OBJECT: The authors conducted a retrospective study to examine data on rates of obliteration of arteriovenous malformations (AVMs) with use of various combinations of treatment modalities based on Gamma Knife surgery (GKS). The authors believe that this study is the first to report on patients treated with embolization followed by staged GKS. METHODS: The authors identified 150 patients who underwent GKS for treatment of AVMs between 1994 and 2004. In a retrospective study, 4 independent groups emerged based on the various combinations of treatment: 92 patients who underwent unstaged GKS, 28 patients who underwent embolization followed by unstaged GKS, 23 patients who underwent staged GKS, and 7 patients who underwent embolization followed by staged GKS. A minimum of 3 years of follow-up after the last GKS treatment was required for inclusion in the retrospective analysis. Angiograms, MR images, or CT scans at follow-up were required for calculating rates of obliteration of AVMs. RESULTS: Fifty-seven of 150 patients (38%) supplied angiograms, and overall obliteration was confirmed in 43 of these 57 patients (75.4%). An additional 37 patients had follow-up MR images or CT scans. The overall obliteration rate, including patients with follow-up angiograms and patients with follow-up MR images or CT scans, was 68 of 94 (72.3%). Patients who underwent unstaged GKS had a follow-up rate of 58.7% (54 of 92) and an obliteration rate of 75.9% (41 of 54). Patients who underwent embolization followed by unstaged GKS had a follow-up rate of 53.5% (15 of 28) and an obliteration rate of 60.0% (9 of 15). Patients who underwent staged GKS had a follow-up rate of 82.6% (19 of 23) and an obliteration rate of 73.7% (14 of 19). Patients who underwent embolization followed by staged GKS had a follow-up rate of 85.7% (6 of 7) and an obliteration rate of 66.7% (4 of 6). CONCLUSIONS: Gamma Knife surgery is an effective means of treating AVMs. Embolization prior to GKS may reduce AVM obliteration rates. Staged GKS is a promising method for obtaining high obliteration rates when treating larger AVMs in eloquent locations.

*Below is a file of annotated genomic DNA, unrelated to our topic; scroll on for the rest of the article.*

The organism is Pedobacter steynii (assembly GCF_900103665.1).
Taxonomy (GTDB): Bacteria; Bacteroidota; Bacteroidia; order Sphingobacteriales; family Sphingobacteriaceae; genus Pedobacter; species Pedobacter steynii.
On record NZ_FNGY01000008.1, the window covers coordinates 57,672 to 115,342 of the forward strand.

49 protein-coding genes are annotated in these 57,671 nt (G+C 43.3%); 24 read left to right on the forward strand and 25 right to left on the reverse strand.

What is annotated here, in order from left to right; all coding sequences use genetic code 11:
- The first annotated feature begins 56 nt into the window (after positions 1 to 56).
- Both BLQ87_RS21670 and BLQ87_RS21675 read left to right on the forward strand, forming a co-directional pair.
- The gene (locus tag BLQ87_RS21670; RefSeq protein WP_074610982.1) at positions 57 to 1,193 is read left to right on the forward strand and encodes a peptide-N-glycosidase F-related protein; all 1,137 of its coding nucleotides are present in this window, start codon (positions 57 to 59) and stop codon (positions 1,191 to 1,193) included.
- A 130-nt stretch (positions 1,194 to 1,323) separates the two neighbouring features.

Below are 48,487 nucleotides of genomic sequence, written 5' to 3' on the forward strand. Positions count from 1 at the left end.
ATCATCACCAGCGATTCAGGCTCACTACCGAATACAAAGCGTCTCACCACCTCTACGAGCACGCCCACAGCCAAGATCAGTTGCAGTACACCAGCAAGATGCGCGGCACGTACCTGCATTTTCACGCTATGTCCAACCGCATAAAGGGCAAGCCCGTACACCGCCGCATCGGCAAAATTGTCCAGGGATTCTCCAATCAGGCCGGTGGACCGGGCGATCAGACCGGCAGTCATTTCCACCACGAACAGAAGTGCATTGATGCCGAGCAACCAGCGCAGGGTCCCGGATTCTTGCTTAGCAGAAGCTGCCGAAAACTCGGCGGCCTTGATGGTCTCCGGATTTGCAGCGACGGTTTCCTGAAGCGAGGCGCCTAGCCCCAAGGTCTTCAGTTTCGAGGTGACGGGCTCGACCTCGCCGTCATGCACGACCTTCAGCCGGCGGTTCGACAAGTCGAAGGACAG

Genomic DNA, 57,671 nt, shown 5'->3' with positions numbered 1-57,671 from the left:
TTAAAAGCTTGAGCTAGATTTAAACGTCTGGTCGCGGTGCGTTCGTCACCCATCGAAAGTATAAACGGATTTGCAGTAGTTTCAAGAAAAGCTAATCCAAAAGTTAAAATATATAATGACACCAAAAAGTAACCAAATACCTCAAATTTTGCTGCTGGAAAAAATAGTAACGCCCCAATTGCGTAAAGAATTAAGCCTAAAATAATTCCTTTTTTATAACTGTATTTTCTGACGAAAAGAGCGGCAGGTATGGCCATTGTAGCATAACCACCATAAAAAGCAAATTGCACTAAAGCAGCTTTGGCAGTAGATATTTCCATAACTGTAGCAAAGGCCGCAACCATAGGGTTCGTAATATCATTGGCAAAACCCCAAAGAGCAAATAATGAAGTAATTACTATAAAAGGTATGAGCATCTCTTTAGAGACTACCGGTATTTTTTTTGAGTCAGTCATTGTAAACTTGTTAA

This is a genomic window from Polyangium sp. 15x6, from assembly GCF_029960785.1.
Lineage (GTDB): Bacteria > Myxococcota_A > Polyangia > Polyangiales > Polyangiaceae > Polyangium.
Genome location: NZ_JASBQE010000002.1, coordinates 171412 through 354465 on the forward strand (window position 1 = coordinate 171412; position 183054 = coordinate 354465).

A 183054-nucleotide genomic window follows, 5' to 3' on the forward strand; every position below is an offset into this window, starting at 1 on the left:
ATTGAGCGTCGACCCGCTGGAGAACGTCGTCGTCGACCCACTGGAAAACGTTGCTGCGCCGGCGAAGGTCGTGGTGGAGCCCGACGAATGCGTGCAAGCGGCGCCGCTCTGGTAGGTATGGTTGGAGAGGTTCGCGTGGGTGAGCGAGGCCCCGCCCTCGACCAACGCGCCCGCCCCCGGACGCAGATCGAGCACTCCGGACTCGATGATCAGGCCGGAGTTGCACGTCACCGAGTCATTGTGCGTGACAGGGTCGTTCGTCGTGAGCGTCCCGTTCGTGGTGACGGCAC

ASJC Scopus subject areas
- Clinical Neurology